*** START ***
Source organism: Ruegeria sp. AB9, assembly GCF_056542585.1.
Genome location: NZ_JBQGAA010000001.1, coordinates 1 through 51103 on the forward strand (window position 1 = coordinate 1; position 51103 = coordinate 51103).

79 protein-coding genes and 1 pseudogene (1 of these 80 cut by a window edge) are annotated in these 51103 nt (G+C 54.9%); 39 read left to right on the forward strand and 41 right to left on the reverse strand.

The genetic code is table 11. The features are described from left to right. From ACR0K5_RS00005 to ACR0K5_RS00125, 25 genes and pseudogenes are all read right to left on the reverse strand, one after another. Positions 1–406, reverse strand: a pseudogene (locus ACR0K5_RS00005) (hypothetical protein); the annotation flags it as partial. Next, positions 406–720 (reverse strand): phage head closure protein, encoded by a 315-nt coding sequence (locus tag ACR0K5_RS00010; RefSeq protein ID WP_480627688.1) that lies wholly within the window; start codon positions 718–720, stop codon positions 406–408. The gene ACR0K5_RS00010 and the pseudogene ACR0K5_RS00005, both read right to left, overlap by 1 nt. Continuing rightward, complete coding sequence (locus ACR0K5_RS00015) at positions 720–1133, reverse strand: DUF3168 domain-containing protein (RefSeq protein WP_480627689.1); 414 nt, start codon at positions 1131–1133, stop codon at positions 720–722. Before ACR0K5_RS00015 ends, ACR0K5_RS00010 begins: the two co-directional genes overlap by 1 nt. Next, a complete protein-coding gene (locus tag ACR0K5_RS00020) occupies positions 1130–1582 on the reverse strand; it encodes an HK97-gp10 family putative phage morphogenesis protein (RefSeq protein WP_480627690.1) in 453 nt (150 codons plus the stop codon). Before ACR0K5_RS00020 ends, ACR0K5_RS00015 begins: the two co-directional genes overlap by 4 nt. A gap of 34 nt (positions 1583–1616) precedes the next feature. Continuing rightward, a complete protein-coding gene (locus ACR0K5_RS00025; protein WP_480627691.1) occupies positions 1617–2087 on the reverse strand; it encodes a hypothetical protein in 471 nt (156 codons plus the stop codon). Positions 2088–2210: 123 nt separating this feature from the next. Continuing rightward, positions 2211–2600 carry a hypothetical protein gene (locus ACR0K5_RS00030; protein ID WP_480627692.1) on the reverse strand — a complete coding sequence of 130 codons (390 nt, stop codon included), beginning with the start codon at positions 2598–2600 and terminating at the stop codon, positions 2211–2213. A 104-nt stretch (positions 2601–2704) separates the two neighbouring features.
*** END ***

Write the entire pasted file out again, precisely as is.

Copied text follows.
Source organism: Ruegeria sp. AB9, assembly GCF_056542585.1.
Genome location: NZ_JBQGAA010000001.1, coordinates 1 through 51103 on the forward strand (window position 1 = coordinate 1; position 51103 = coordinate 51103).

79 protein-coding genes and 1 pseudogene (1 of these 80 cut by a window edge) are annotated in these 51103 nt (G+C 54.9%); 39 read left to right on the forward strand and 41 right to left on the reverse strand.

The genetic code is table 11. The features are described from left to right. From ACR0K5_RS00005 to ACR0K5_RS00125, 25 genes and pseudogenes are all read right to left on the reverse strand, one after another. Positions 1–406, reverse strand: a pseudogene (locus ACR0K5_RS00005) (hypothetical protein); the annotation flags it as partial. Next, positions 406–720 (reverse strand): phage head closure protein, encoded by a 315-nt coding sequence (locus tag ACR0K5_RS00010; RefSeq protein ID WP_480627688.1) that lies wholly within the window; start codon positions 718–720, stop codon positions 406–408. The gene ACR0K5_RS00010 and the pseudogene ACR0K5_RS00005, both read right to left, overlap by 1 nt. Continuing rightward, complete coding sequence (locus ACR0K5_RS00015) at positions 720–1133, reverse strand: DUF3168 domain-containing protein (RefSeq protein WP_480627689.1); 414 nt, start codon at positions 1131–1133, stop codon at positions 720–722. Before ACR0K5_RS00015 ends, ACR0K5_RS00010 begins: the two co-directional genes overlap by 1 nt. Next, a complete protein-coding gene (locus tag ACR0K5_RS00020) occupies positions 1130–1582 on the reverse strand; it encodes an HK97-gp10 family putative phage morphogenesis protein (RefSeq protein WP_480627690.1) in 453 nt (150 codons plus the stop codon). Before ACR0K5_RS00020 ends, ACR0K5_RS00015 begins: the two co-directional genes overlap by 4 nt. A gap of 34 nt (positions 1583–1616) precedes the next feature. Continuing rightward, a complete protein-coding gene (locus ACR0K5_RS00025; protein WP_480627691.1) occupies positions 1617–2087 on the reverse strand; it encodes a hypothetical protein in 471 nt (156 codons plus the stop codon). Positions 2088–2210: 123 nt separating this feature from the next. Continuing rightward, positions 2211–2600 carry a hypothetical protein gene (locus ACR0K5_RS00030; protein ID WP_480627692.1) on the reverse strand — a complete coding sequence of 130 codons (390 nt, stop codon included), beginning with the start codon at positions 2598–2600 and terminating at the stop codon, positions 2211–2213. A 104-nt stretch (positions 2601–2704) separates the two neighbouring features.